3. This is, I should add, why I’m more sympathetic to the content problems than I would be in another game. They choose to walk a very hard hybrid path, and there’s no obvious right way to do a lot of what they set out to accomplish.  ↩

17 thoughts on “13th Age – Conclusion

  1. Arashinomoui

    The issue you note with open ended games is exactly why I’ve bought heavily into 13th Age, my table generally runs a large range of comfort with player authorship, so this lets people play around and be comfortable with as much, or as little, as they see fit.

    Reply
  2. Ed Gibbs

    I, too, have seen the vast potential and paralyzing freedom of open-ended game design. I’ve run a lot of Fate and D&D in the last several months, and I’ve been shocked by the amount of frustration that some games of Fate have brought and vast amounts of joy that some games of D&D have brought. On paper, I thought the reverse would always be true. I think you’ve hit the nail on the head as to why I’m extremely curious about 13th Age; constraint is often an incredible tool for the fostering of creativity, and 13th Age offers that constraint…but it also shows you how to break free of those constraints if you need to.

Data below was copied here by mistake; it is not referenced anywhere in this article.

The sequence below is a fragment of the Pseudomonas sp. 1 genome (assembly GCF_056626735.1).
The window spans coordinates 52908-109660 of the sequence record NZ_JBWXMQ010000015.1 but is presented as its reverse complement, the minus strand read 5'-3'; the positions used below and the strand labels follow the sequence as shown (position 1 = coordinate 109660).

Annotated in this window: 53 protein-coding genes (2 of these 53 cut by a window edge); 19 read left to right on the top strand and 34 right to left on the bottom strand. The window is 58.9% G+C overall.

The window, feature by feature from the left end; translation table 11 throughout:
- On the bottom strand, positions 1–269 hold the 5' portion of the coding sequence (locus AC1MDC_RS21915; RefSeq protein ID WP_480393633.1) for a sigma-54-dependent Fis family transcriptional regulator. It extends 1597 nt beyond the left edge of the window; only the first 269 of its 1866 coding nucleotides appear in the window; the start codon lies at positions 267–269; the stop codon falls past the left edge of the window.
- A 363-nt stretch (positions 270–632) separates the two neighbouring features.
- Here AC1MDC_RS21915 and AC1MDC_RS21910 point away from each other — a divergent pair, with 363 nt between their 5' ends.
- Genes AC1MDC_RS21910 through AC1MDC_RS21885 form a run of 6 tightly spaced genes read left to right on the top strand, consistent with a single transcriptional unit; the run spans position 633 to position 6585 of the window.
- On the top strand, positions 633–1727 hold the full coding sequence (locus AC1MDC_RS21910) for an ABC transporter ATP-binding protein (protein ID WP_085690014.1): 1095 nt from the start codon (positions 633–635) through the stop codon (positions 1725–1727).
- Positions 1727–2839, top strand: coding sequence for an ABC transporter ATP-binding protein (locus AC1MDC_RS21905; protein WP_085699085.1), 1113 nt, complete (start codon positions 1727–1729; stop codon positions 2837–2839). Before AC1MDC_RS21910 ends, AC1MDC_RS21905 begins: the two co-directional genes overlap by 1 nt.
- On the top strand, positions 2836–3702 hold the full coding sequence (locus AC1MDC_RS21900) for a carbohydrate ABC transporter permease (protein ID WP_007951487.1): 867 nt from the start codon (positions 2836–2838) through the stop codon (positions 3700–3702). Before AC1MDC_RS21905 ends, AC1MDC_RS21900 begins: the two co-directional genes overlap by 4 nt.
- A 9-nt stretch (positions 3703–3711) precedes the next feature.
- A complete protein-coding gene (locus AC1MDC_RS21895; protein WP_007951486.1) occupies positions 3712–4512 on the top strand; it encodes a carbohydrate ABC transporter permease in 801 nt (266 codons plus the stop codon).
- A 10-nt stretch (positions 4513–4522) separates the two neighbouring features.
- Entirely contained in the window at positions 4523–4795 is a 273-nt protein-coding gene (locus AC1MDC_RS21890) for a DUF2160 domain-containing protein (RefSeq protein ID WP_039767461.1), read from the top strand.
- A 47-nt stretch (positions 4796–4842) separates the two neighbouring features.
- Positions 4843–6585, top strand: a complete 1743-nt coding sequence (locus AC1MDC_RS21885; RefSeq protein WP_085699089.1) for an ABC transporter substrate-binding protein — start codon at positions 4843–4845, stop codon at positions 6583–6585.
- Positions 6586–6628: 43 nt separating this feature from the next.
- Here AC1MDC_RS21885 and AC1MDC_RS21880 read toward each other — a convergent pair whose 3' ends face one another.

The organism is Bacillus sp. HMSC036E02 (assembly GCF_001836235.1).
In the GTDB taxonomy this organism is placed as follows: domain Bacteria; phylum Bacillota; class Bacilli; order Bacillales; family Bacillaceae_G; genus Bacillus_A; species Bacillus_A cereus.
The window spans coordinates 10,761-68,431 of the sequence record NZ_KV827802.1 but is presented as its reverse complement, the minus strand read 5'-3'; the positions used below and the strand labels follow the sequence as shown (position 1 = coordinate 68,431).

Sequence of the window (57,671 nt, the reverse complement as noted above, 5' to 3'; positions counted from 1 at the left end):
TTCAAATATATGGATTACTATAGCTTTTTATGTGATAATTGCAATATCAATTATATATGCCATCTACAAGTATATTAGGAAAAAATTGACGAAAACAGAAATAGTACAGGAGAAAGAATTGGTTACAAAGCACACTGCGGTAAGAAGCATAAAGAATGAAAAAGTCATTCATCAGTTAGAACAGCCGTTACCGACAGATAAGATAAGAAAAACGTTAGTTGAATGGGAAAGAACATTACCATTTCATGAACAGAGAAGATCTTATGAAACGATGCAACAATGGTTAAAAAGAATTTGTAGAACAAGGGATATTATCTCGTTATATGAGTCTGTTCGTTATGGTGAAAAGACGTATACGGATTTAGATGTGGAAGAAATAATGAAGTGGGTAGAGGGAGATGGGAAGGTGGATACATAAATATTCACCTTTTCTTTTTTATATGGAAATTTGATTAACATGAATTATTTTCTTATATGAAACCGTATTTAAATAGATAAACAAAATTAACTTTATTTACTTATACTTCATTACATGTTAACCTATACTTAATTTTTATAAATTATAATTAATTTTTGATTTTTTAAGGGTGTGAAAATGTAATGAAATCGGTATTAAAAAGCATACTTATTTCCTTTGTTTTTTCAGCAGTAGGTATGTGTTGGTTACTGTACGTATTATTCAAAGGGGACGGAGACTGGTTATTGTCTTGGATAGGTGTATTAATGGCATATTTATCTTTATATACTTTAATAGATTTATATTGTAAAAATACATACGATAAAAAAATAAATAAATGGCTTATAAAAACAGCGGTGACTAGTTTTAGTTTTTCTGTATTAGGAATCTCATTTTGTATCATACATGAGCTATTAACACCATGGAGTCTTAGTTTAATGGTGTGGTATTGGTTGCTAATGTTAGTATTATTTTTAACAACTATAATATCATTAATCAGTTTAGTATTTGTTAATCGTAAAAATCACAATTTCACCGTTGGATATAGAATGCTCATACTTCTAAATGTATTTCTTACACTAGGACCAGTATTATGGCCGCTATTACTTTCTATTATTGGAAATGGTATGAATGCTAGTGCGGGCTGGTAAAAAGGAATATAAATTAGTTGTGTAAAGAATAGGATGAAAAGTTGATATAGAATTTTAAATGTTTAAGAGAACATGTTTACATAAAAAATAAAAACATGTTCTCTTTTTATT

Reply
    1. Rob Donoghue Post author

      Probably nearly perfectly so – it is very much “D&D, but Better” (where “better” means closer to a particular vision) in much the same way that, say, Pathfinder is.

      Reply
  3. Jake Olbert

    I agree with the idea, expressed here and earlier in the posts, that 13th Age is very much the perfect 2nd RPG for someone whose first was 3E or 4E. I’m wondering if, after 13th Age, something like Fate Core is a good 3rd game. In other words, does 13th Age, with its limited improvisational aspects and player-oriented narrative control elements (I swear I’m not trying to be jargony here, but that’s what’s happening) prepare a player for something like Fate, which opens it up even more beyond what 13th Age does from 3E/4E? Or is there a 3rd step between 13th Age and Fate?

    I’m not enough widely read enough to answer the question (and I’m not trying to posit that every RPG fits somewhere neatly on one line) I’m just sort of spitballing.